Jonathan Sexton (Gallo Images)
London - Ireland need their best performance since coach Joe Schmidt took over two years ago if they are to beat France next Sunday and top World Cup Pool D, according to star Irish playmaker Jonathan Sexton.
The 30-year-old fly-half -- who knows the French game well having spent two seasons at Racing92 -- has won two successive Six Nations titles under Schmidt's stewardship and claimed some notable southern hemisphere scalps such as South Africa and Australia.
However, Sexton made his remarks the morning after the Irish received a salutary reminder that they are not the finished article yet as a spirited Italy gave them a few scares in Ireland's 16-9 victory on Sunday.
Ireland and France are on 14 points going into the game in Cardiff with the winners avoiding the Pool C number one team, likely to be New Zealand. The Pool D winners would still having a tough assignment against Argentina.
"Yes we probably do need the best performance of Joe's time to win this weekend," said Sexton.
"We're in no doubt we'll be playing against the best French team that there can be, and we'll have to be at our very best to come out on top."- French builders -
Sexton, who is returning to his Irish province Leinster following his French sojourn, said the France team at this World Cup is far different from the squad of recent Six Nations tournaments.
His words are borne out by the facts as France have reached three finals -- all losses -- and only failed to reach the last four on one occasion, in 1991, when England won an ill-tempered quarter-final in Paris.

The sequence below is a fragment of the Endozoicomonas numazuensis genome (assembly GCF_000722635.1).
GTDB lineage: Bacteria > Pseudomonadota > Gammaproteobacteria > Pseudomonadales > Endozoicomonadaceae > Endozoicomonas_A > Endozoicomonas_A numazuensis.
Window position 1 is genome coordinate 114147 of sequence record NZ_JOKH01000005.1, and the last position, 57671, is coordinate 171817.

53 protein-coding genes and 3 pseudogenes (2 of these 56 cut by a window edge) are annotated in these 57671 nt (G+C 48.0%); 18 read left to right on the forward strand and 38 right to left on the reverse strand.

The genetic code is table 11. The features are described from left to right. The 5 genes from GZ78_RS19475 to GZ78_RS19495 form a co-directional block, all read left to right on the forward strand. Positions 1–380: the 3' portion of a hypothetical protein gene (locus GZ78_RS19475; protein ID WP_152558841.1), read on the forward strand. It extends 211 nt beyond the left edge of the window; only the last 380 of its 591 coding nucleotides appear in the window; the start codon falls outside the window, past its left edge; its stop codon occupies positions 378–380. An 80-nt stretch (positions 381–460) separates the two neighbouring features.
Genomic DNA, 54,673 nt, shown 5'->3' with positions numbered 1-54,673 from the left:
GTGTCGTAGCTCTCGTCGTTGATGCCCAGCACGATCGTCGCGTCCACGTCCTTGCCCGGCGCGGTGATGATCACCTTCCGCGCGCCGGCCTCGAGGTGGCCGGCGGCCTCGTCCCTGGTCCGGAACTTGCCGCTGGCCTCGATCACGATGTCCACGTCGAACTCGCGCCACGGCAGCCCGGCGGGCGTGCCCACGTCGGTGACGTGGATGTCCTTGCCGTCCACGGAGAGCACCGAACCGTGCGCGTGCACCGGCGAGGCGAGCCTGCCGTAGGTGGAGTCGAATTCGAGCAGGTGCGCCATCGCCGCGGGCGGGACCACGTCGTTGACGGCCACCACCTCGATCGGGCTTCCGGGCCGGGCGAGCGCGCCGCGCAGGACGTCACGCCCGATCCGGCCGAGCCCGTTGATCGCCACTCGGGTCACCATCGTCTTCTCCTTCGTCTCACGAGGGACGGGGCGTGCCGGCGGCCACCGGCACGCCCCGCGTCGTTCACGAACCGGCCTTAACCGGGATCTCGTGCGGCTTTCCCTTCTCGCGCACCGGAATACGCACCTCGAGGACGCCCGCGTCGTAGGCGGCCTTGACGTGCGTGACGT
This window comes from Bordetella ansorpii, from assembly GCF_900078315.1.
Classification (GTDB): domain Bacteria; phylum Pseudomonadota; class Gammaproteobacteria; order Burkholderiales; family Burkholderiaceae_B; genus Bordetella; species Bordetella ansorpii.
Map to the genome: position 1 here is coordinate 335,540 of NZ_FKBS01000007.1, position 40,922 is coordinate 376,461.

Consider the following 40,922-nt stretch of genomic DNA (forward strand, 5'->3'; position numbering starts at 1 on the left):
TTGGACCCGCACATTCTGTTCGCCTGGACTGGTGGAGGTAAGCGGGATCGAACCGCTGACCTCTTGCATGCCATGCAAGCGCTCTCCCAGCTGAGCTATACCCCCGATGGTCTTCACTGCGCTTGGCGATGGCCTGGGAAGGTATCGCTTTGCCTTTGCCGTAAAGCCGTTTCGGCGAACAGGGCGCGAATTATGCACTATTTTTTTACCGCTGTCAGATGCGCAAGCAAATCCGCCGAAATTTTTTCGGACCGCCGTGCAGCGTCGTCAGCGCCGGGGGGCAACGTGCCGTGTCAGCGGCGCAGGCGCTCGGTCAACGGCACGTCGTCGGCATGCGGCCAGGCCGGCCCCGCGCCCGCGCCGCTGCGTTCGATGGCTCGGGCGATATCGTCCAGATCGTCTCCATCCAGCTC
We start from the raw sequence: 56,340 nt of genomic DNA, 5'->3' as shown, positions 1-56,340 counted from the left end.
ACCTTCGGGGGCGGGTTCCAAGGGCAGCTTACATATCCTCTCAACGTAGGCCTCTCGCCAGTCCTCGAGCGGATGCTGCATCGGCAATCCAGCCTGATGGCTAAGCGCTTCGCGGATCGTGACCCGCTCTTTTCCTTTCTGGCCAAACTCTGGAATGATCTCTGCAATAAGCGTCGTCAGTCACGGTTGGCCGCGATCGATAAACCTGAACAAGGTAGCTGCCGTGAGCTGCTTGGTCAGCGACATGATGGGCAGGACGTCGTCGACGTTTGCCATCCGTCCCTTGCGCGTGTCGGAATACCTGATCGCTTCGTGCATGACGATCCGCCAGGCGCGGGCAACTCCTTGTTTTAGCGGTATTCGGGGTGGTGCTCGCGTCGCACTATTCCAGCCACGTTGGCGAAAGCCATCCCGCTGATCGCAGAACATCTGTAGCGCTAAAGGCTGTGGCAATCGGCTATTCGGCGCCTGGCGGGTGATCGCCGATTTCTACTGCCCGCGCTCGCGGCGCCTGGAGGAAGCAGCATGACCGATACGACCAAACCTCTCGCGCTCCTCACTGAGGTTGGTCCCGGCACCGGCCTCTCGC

"When it comes to a World Cup it's almost like they build for this, it's like they use players through the Six Nations year on year to have a big playing pool for the World Cup," said Sexton.
"And you can see from their previous results, how many semi-finals and finals they've been in.
"Arguably they should have won the last World Cup and they were in turmoil in the group stages.
"So we've got to be aware of all these things and realise them but at the same time we know we've got to concentrate on ourselves because if we get our performance right we can be a good team."
Sexton, who contributed 11 of his side's points in the Italy game and set up their only try to boot, admitted the performance on Sunday had left a lot to be desired.
"I don't know if it's a wake-up call I think we're a pretty grounded group but it was definitely a game we needed in terms of the physicality," said Sexton.
"The ease with which they (Italy) were able to keep the ball and go wide-wide, if we let France do that it will be pretty tough.
"We dug deep, we won ugly and at times you have to do that," added Sexton, echoing Schmidt's mantra from Sunday.
Sexton, though, said he would put up with one poor performance -- against an admittedly vastly improved and more motivated Italy team than the one who had lost to France and then edged out Canada.
"I'd rather be sat here now with everything on the line against France rather than off the back of a defeat," said Sexton.
"We're where we wanted to be at the start of the tournament."